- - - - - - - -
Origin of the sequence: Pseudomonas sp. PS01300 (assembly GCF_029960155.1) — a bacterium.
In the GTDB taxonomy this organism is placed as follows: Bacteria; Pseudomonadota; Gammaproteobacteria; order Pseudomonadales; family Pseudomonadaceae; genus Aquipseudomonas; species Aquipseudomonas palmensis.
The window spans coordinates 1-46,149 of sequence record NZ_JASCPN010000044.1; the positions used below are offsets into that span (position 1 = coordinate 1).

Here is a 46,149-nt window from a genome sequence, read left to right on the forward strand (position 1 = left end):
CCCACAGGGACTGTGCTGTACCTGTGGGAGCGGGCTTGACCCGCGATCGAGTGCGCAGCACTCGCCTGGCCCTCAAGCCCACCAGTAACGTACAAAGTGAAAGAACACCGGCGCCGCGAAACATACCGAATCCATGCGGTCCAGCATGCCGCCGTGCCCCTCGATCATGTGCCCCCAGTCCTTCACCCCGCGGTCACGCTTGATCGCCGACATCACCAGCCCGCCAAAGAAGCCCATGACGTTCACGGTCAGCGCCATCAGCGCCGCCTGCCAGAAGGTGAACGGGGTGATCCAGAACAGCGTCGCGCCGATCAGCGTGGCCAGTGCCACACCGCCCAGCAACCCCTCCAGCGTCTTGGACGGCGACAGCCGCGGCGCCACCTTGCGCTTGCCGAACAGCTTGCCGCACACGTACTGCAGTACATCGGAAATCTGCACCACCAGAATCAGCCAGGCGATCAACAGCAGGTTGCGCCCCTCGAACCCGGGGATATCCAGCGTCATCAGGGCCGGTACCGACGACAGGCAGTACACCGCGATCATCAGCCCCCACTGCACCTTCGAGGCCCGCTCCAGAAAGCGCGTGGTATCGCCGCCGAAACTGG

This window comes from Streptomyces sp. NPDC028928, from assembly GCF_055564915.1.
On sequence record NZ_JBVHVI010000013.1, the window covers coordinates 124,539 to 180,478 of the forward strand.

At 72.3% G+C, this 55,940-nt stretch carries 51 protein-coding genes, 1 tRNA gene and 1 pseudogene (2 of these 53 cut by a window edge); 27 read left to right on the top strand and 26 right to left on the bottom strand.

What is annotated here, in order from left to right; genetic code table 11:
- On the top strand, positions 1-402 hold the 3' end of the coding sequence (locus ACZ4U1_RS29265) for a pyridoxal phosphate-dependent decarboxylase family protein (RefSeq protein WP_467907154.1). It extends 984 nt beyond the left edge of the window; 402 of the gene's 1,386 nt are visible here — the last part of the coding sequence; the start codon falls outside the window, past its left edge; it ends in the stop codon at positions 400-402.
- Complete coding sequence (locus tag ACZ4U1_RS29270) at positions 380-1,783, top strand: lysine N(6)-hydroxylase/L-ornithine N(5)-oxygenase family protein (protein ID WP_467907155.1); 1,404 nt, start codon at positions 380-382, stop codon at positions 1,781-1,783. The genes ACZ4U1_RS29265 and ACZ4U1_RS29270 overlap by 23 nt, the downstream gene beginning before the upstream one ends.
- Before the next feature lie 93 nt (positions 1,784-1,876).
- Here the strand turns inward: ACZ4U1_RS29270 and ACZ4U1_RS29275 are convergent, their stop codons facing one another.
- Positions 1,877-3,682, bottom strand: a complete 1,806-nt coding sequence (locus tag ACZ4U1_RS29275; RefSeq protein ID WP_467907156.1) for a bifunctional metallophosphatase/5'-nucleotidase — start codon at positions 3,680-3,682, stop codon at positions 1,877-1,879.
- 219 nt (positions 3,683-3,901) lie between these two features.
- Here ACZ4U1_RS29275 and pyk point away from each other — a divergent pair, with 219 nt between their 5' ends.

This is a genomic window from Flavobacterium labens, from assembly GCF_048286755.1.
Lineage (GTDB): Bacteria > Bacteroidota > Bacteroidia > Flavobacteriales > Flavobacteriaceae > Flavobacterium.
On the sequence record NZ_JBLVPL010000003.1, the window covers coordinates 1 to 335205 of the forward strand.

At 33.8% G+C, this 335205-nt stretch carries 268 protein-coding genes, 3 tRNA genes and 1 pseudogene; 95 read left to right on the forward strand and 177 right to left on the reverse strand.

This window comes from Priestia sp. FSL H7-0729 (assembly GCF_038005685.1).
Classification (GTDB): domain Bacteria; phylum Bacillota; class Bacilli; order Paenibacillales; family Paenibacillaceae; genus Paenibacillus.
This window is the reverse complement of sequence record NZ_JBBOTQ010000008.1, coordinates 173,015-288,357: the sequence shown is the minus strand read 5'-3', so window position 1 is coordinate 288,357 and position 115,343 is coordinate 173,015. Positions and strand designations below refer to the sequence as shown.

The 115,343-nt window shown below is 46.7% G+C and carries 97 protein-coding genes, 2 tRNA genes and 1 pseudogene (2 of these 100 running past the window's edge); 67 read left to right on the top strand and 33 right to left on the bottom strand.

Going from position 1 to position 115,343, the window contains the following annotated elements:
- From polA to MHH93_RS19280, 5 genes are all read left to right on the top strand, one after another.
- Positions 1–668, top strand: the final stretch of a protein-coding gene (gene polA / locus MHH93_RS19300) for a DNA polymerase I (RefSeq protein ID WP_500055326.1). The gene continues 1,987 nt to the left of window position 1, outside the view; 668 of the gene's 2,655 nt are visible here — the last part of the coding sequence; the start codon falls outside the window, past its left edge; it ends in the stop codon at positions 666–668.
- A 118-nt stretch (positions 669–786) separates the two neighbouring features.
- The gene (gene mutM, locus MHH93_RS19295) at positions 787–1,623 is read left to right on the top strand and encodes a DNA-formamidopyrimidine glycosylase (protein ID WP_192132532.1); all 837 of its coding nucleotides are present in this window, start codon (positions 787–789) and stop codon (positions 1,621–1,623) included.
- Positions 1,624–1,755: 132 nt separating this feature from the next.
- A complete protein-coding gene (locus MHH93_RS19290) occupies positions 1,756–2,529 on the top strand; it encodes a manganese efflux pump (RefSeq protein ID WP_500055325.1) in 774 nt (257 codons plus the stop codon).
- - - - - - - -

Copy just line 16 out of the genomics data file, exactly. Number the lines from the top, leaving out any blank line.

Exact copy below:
- Here ACZ4U1_RS29275 and pyk point away from each other — a divergent pair, with 219 nt between their 5' ends.